Hate marketing-speak? So does Bob Hoffman, the Ad Contrarian. Anyone who commits marketing or advertising for a living ought to read his blog.
Bob’s a successful and savvy advertising executive who owns his own agency in San Francisco. He’s also a delightfully grumpy old fart who loves to snicker at the Emperor’s missing bloomers, as well as the foolishness of the people watching the parade.
Like me, Bob gags at what passes for B2B copy these days, especially the “cutting edge, state of the art, scalable” baloney favored by technology companies big and small:
“One way we can tell that the marketing and advertising industries are in dire straits is by listening to the language. From the HP website:
“… (HP’s) collaborative approach is tailored to a customer’s ecosystem to create adaptive infrastructures that use leading software products and architectures and leverage HP’s own expertise in the creation of adaptive infrastructures.”
“Spend time at a conference, read a trade publication, listen to a presentation and it soon becomes obvious that speaking plainly and clearly has become anathema to most marketing practitioners.”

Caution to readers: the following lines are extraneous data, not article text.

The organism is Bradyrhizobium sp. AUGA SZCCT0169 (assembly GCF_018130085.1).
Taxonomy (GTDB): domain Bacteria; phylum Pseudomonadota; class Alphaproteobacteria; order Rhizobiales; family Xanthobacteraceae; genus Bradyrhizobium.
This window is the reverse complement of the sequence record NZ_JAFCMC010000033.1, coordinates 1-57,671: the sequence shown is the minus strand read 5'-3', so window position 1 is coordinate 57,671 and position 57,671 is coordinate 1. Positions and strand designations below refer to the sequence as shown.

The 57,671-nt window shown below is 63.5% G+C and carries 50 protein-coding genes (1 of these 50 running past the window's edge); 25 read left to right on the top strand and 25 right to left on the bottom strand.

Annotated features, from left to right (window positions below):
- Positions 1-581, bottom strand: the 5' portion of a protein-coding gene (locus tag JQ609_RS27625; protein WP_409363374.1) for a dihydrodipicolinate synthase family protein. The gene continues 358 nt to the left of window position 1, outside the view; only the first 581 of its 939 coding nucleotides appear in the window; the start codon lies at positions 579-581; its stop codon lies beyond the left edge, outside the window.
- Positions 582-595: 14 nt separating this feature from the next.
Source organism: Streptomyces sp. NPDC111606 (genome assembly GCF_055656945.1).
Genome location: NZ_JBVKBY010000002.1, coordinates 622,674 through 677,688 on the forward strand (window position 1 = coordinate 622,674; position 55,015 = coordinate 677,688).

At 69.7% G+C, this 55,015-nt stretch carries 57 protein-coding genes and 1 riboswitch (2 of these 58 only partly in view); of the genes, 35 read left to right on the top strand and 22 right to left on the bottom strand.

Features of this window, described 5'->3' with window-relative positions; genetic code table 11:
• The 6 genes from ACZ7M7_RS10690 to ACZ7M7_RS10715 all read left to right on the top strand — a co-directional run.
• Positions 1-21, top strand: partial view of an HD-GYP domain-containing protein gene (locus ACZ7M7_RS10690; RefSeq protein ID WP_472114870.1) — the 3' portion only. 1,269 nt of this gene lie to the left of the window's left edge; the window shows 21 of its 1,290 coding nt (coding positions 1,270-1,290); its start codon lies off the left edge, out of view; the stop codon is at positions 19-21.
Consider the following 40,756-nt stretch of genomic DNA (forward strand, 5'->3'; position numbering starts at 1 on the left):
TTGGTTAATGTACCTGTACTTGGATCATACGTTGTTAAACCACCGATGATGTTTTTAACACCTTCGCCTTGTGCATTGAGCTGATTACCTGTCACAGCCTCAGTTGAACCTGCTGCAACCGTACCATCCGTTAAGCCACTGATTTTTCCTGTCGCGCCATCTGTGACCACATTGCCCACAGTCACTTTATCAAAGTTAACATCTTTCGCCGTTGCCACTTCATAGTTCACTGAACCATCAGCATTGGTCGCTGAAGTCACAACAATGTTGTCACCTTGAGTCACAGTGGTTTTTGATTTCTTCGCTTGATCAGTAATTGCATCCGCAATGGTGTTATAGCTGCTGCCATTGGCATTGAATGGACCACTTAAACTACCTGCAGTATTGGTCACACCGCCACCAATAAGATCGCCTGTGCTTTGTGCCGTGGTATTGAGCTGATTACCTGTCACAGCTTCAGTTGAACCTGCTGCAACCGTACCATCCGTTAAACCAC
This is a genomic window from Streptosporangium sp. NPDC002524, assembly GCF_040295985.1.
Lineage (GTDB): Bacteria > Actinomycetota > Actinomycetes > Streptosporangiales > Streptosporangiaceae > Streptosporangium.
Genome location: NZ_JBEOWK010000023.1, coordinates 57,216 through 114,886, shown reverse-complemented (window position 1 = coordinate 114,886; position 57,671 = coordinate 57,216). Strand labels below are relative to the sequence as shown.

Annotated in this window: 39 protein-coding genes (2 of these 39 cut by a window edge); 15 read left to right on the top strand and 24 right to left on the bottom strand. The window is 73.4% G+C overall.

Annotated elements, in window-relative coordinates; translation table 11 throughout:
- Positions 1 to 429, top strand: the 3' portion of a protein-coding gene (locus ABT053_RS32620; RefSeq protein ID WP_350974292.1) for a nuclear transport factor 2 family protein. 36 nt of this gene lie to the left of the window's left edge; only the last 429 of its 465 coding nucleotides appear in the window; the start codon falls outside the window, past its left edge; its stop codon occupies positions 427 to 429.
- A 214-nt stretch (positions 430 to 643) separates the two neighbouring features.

As a copywriter and former technical writer, I confess I have been forced to write that kind of crap on any number of occasions. But in my defense, the clients flatly rejected my initial drafts — the ones written in plain American English, easily understood even by CEOs. The kind of everyday shirtsleeve English you and I speak to each other.
Can you imagine meeting someone new, asking what they do, and have them say, “Oh, we create adaptive infrastructures…”? Of course not. Nobody really talks like that. Not even the guys who wrote it.
I have a theory. See if you agree. I think vague, jargon-filled copy are like those giant boulders in old TV westerns. They’re really big, they slow down your enemies … and they’re really great to hide behind.
PS: After a month-long, self-imposed hiatus from blogging, Bob’s and his blog are back together. To be honest, I think he was considering a divorce, but settled on a trial separation instead. Since he’s pretty skeptical about the business value of social media, we’ll see how long he lasts. Enjoy his curmudgeonality while you can, kids.